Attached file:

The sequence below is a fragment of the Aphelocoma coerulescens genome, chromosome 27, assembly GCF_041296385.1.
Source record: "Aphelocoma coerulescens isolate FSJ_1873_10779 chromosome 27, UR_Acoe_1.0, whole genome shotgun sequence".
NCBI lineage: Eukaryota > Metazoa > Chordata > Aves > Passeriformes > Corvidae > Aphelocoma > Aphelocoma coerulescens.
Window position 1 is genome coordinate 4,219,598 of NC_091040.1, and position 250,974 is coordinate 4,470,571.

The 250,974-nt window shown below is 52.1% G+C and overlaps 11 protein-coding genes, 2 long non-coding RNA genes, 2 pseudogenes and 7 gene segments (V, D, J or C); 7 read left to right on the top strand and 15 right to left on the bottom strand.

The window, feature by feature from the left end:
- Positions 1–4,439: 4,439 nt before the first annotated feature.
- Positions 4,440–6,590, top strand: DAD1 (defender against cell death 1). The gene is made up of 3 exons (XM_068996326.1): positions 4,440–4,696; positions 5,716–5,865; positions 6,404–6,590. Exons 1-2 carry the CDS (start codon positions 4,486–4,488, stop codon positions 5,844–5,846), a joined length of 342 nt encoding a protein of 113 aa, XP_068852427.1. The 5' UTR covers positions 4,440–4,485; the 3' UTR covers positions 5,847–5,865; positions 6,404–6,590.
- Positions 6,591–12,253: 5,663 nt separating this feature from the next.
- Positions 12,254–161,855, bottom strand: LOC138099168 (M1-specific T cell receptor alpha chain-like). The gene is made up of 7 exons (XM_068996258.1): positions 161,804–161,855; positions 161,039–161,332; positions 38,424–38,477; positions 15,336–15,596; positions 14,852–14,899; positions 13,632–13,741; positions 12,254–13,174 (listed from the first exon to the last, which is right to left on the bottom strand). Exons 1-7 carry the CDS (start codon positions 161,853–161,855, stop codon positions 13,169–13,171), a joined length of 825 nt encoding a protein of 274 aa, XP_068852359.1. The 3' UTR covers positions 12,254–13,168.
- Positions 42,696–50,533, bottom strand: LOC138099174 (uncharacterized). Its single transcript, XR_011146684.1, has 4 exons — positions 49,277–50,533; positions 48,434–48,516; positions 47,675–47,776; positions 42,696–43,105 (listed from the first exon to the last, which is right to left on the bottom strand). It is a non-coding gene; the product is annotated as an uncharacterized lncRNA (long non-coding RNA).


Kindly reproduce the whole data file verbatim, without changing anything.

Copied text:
The sequence below is a fragment of the Aphelocoma coerulescens genome, chromosome 27, assembly GCF_041296385.1.
Source record: "Aphelocoma coerulescens isolate FSJ_1873_10779 chromosome 27, UR_Acoe_1.0, whole genome shotgun sequence".
NCBI lineage: Eukaryota > Metazoa > Chordata > Aves > Passeriformes > Corvidae > Aphelocoma > Aphelocoma coerulescens.
Window position 1 is genome coordinate 4,219,598 of NC_091040.1, and position 250,974 is coordinate 4,470,571.

The 250,974-nt window shown below is 52.1% G+C and overlaps 11 protein-coding genes, 2 long non-coding RNA genes, 2 pseudogenes and 7 gene segments (V, D, J or C); 7 read left to right on the top strand and 15 right to left on the bottom strand.

The window, feature by feature from the left end:
- Positions 1–4,439: 4,439 nt before the first annotated feature.
- Positions 4,440–6,590, top strand: DAD1 (defender against cell death 1). The gene is made up of 3 exons (XM_068996326.1): positions 4,440–4,696; positions 5,716–5,865; positions 6,404–6,590. Exons 1-2 carry the CDS (start codon positions 4,486–4,488, stop codon positions 5,844–5,846), a joined length of 342 nt encoding a protein of 113 aa, XP_068852427.1. The 5' UTR covers positions 4,440–4,485; the 3' UTR covers positions 5,847–5,865; positions 6,404–6,590.
- Positions 6,591–12,253: 5,663 nt separating this feature from the next.
- Positions 12,254–161,855, bottom strand: LOC138099168 (M1-specific T cell receptor alpha chain-like). The gene is made up of 7 exons (XM_068996258.1): positions 161,804–161,855; positions 161,039–161,332; positions 38,424–38,477; positions 15,336–15,596; positions 14,852–14,899; positions 13,632–13,741; positions 12,254–13,174 (listed from the first exon to the last, which is right to left on the bottom strand). Exons 1-7 carry the CDS (start codon positions 161,853–161,855, stop codon positions 13,169–13,171), a joined length of 825 nt encoding a protein of 274 aa, XP_068852359.1. The 3' UTR covers positions 12,254–13,168.
- Positions 42,696–50,533, bottom strand: LOC138099174 (uncharacterized). Its single transcript, XR_011146684.1, has 4 exons — positions 49,277–50,533; positions 48,434–48,516; positions 47,675–47,776; positions 42,696–43,105 (listed from the first exon to the last, which is right to left on the bottom strand). It is a non-coding gene; the product is annotated as an uncharacterized lncRNA (long non-coding RNA).